at 825 GB dwarfs the Julia ecosystem I would think, so possibly there’s too much natural language data vs. programming language (Julia). I haven’t explored what StarCoder and others do. It’s possible the “low-resource” of Julia, vs “high-resource” of Python and C++, isn’t about their relative size (that’s a fact, the question here if it matters), but also that relative size of programming language[s] to natural matters. If it does then adding e.g. Python to this Julia LLM might be useful.
For something not directly related, the two major brain regions involved in thinking and intelligence, the neocortex are largely understood already (Thousand brain theory); Transformer networks are now know to be at a high level, similar the hippocampus, i.e. “a close mathematical relationship of this transformer to current hippocampal models from neuroscience”:
One of the most exciting and promising novel architectures, the Transformer neural network, was developed without the brain in mind. In this work, we show that transformers, when equipped with recurrent position encodings, replicate the precisely tuned spatial representations of the hippocampal formation; most notably place and grid cells. Furthermore, we show that this result is no surprise since
In this work we 1) show that transformers (with a little twist) recapitulate spatial representations
found in the brain; 2) show a close mathematical relationship of this transformer to current hippocampal models from neuroscience (with a focus on Whittington et al. (2020) though the same is
true for Uria et al. (2020)); 3) offer a novel take on the computational role of the hippocampus, and […] 5) discuss whether similar computational principles might apply to broader cognitive domains, such as language, either in the hippocampal formation orin neocortical circuits.
I think we’re very close to full AGI, and now just discovered:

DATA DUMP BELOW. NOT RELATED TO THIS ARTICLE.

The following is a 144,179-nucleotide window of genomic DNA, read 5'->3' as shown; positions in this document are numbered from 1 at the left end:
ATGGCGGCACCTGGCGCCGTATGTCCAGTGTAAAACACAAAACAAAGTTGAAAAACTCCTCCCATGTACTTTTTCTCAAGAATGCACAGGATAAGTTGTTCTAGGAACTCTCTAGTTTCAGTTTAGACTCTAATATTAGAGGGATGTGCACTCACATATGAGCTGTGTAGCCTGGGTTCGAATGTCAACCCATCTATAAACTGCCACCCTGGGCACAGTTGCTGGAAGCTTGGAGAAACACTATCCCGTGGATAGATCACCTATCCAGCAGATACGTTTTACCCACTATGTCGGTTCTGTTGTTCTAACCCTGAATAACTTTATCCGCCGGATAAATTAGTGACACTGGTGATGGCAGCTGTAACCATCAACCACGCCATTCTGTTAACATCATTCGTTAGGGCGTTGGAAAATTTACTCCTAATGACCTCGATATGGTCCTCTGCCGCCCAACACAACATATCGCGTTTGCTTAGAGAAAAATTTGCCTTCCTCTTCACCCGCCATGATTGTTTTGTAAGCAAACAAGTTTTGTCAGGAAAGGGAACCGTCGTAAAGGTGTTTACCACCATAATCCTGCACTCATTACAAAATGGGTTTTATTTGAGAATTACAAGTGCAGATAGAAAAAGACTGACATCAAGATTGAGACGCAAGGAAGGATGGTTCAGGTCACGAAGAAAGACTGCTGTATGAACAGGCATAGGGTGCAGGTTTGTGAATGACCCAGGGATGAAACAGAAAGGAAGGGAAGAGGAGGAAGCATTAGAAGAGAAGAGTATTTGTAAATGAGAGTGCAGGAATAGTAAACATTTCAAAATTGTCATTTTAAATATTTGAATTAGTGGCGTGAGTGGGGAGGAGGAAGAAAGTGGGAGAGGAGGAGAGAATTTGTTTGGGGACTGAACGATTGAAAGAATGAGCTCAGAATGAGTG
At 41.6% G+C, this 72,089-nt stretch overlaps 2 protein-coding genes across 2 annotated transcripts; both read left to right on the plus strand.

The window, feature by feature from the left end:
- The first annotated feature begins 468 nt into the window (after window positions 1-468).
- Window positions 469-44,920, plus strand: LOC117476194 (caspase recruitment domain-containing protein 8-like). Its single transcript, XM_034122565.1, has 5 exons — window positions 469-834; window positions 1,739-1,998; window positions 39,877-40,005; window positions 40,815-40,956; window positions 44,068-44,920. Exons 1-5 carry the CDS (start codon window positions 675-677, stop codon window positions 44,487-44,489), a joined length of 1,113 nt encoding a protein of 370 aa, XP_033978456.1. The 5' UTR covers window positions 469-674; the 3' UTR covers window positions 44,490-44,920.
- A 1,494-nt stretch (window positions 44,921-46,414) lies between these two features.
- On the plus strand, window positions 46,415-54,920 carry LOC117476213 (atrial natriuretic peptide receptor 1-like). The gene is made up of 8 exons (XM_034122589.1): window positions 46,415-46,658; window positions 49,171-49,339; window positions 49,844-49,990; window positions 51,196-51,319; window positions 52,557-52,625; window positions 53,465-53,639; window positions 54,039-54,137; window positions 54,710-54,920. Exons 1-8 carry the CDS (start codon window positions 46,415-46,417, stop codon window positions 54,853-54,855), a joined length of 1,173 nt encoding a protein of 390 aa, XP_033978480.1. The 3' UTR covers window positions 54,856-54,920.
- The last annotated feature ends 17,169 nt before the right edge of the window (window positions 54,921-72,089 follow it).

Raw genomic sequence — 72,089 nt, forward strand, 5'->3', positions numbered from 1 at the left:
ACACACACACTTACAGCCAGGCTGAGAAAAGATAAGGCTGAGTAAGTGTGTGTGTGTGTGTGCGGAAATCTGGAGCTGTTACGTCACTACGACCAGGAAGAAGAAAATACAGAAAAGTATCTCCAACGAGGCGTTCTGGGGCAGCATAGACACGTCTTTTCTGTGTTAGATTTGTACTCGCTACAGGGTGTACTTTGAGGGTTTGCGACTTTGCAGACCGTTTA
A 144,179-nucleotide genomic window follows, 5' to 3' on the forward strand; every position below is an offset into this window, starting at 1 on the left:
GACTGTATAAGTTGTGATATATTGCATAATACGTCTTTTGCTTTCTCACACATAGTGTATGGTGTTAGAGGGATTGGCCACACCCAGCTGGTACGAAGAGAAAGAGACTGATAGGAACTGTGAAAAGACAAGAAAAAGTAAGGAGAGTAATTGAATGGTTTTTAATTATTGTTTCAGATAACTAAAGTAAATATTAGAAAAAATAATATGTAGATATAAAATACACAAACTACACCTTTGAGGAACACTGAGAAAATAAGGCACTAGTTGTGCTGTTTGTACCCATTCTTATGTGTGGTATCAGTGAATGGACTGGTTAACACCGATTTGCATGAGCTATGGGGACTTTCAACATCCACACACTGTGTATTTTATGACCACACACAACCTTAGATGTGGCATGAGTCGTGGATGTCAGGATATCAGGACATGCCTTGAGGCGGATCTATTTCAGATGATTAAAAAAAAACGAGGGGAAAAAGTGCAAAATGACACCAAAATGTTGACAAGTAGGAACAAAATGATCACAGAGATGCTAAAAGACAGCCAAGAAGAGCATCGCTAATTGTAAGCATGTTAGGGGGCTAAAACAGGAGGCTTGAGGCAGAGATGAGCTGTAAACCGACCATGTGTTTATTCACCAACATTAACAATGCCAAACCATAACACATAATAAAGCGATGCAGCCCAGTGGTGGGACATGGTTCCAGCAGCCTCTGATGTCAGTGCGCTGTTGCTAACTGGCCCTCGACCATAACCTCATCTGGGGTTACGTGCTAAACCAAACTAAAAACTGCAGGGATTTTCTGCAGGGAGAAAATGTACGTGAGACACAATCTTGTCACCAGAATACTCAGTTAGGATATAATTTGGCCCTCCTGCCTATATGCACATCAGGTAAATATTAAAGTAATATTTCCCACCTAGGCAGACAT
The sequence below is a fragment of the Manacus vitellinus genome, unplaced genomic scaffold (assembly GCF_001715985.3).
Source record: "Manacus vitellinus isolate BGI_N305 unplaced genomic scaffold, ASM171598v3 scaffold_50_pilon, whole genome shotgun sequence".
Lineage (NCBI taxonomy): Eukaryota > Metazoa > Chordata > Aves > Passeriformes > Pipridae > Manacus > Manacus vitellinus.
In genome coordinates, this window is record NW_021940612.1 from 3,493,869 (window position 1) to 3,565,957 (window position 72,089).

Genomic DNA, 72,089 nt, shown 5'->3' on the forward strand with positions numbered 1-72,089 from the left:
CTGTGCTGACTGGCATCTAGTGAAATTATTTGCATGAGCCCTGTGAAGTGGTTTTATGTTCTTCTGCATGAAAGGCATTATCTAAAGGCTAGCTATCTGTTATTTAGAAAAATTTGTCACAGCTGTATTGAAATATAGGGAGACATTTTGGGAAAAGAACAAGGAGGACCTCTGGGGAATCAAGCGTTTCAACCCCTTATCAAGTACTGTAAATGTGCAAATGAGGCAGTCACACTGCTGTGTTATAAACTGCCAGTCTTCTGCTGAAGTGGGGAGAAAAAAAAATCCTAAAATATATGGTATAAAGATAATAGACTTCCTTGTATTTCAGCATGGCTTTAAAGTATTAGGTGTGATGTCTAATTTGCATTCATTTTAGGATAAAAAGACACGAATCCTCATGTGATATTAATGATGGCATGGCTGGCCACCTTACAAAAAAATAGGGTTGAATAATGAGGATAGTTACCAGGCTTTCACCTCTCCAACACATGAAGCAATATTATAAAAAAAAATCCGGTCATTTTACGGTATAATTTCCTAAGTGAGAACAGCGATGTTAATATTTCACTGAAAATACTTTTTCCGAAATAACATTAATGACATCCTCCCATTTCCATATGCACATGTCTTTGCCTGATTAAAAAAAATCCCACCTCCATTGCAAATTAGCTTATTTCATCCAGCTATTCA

By contrast, the biological brain can effectively address catastrophic forgetting through consolidating memories as more specific or more generalized forms to complement each other, which is achieved in the interplay of the hippocampus and neocortex, mediated by the prefrontal cortex. Inspired by such a brain strategy, we propose a novel approach named triple-memory networks (TMNs) for continual learning. TMNs model the interplay of the three brain regions as a triple-network architecture of generative adversarial networks (GANs). […] with implementing appropriate brain-inspired algorithms to alleviate catastrophic forgetting in each module. […]
TMNs achieve the state-of-the-art performance of generative memory replay on a variety of class-incremental learning benchmarks on MNIST, SVHN, CIFAR-10, and ImageNet-50.
To solve the catastrophic forgetting problem of learning temporal data in task incremental scenarios, in this research, we propose a novel method based on attentive recurrent neural networks, called Temporal Teacher Distillation (TTD). TTD solves the catastrophic forgetting problem in an attentive recurrent neural network based on three hypotheses, namely Rotation Hypothesis, Redundant Hypothesis, and Recover Hypothesis. […] not considering the Recover Hypothesis increases extra memory usage in continuously training different tasks. […]
According to experimental results, the proposed TTD significantly outperforms state-of-the-art methods by up to 14.6% and 45.1% in terms of accuracy and forgetting measures, respectively. To the best of our knowledge, this is the first work that studies continual learning in real-world incremental categories for temporal data classification with attentive recurrent neural networks and provides the proper application-oriented scenario.
Based on this simple framework, MeRec achieved leading performance with extremely small memory budget (only two feature vectors for each class) for continual learning on CIFAR-10 and CIFAR-100 datasets, with at least 50% accuracy drop reduction after several tasks compared to previous state-of-the-art approaches.